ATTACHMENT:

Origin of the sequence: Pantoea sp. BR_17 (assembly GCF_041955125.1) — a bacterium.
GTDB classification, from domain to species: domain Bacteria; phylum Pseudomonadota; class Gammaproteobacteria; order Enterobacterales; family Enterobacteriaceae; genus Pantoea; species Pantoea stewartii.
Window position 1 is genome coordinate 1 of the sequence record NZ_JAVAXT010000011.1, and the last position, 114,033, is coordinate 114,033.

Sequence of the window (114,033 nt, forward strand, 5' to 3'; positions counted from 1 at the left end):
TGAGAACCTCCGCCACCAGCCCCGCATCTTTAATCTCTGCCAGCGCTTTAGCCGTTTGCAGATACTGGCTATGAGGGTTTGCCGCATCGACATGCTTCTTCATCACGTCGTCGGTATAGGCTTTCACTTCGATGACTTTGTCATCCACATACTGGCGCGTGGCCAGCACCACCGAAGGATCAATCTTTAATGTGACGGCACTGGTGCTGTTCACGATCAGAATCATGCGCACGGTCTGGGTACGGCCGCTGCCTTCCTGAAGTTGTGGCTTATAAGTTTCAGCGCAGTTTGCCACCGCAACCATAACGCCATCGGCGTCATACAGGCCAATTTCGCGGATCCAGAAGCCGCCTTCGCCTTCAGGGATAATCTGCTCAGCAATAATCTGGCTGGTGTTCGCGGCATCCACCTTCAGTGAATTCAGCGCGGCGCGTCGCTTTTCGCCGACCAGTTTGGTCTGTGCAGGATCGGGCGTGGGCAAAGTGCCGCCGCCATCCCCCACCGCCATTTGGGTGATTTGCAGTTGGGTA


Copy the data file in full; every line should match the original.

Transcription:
Origin of the sequence: Pantoea sp. BR_17 (assembly GCF_041955125.1) — a bacterium.
GTDB classification, from domain to species: domain Bacteria; phylum Pseudomonadota; class Gammaproteobacteria; order Enterobacterales; family Enterobacteriaceae; genus Pantoea; species Pantoea stewartii.
Window position 1 is genome coordinate 1 of the sequence record NZ_JAVAXT010000011.1, and the last position, 114,033, is coordinate 114,033.

Sequence of the window (114,033 nt, forward strand, 5' to 3'; positions counted from 1 at the left end):
TGAGAACCTCCGCCACCAGCCCCGCATCTTTAATCTCTGCCAGCGCTTTAGCCGTTTGCAGATACTGGCTATGAGGGTTTGCCGCATCGACATGCTTCTTCATCACGTCGTCGGTATAGGCTTTCACTTCGATGACTTTGTCATCCACATACTGGCGCGTGGCCAGCACCACCGAAGGATCAATCTTTAATGTGACGGCACTGGTGCTGTTCACGATCAGAATCATGCGCACGGTCTGGGTACGGCCGCTGCCTTCCTGAAGTTGTGGCTTATAAGTTTCAGCGCAGTTTGCCACCGCAACCATAACGCCATCGGCGTCATACAGGCCAATTTCGCGGATCCAGAAGCCGCCTTCGCCTTCAGGGATAATCTGCTCAGCAATAATCTGGCTGGTGTTCGCGGCATCCACCTTCAGTGAATTCAGCGCGGCGCGTCGCTTTTCGCCGACCAGTTTGGTCTGTGCAGGATCGGGCGTGGGCAAAGTGCCGCCGCCATCCCCCACCGCCATTTGGGTGATTTGCAGTTGGGTA